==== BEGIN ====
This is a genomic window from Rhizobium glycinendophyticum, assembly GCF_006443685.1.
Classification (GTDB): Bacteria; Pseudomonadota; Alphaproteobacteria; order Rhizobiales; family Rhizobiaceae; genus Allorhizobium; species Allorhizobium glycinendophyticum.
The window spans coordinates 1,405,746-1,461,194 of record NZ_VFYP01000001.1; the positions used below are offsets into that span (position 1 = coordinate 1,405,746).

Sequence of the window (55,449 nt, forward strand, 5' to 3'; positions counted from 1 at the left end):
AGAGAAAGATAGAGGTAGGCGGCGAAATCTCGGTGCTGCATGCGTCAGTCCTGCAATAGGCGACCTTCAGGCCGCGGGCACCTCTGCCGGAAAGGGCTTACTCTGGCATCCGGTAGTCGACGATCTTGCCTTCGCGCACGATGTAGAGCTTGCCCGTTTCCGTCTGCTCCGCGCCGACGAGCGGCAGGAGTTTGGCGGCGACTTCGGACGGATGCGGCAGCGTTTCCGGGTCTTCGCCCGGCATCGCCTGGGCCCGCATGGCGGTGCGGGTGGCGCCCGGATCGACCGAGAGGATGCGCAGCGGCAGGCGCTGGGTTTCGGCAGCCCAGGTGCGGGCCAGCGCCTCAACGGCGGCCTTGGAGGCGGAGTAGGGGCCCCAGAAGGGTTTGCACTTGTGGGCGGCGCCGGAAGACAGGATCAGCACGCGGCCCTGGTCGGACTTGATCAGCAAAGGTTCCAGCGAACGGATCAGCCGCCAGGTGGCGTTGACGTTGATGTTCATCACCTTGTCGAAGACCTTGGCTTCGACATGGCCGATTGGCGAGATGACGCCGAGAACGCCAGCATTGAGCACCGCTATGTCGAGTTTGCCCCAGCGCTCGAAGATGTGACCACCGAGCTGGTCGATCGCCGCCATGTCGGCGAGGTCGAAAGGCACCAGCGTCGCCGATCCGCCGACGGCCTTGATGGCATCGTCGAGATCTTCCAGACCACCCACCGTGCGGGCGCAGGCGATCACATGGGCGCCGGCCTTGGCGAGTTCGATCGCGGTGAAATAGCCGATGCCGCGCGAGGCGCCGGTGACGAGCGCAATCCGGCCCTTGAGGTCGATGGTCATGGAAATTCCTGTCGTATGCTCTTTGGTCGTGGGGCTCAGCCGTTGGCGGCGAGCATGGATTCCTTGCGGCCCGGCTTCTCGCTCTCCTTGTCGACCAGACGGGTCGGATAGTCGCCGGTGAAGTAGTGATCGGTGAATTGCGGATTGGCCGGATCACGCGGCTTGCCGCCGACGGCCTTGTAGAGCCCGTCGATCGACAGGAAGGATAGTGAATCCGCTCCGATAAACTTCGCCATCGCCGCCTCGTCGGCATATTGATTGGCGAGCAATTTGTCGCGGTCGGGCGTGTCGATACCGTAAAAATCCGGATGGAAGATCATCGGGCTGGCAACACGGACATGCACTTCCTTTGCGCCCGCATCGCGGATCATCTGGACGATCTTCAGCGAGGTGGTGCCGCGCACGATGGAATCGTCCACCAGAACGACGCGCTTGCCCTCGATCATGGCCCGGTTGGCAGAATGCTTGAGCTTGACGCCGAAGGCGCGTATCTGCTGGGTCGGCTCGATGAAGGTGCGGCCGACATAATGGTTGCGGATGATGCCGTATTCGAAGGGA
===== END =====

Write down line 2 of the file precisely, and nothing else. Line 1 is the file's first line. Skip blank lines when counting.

Classification (GTDB): Bacteria; Pseudomonadota; Alphaproteobacteria; order Rhizobiales; family Rhizobiaceae; genus Allorhizobium; species Allorhizobium glycinendophyticum.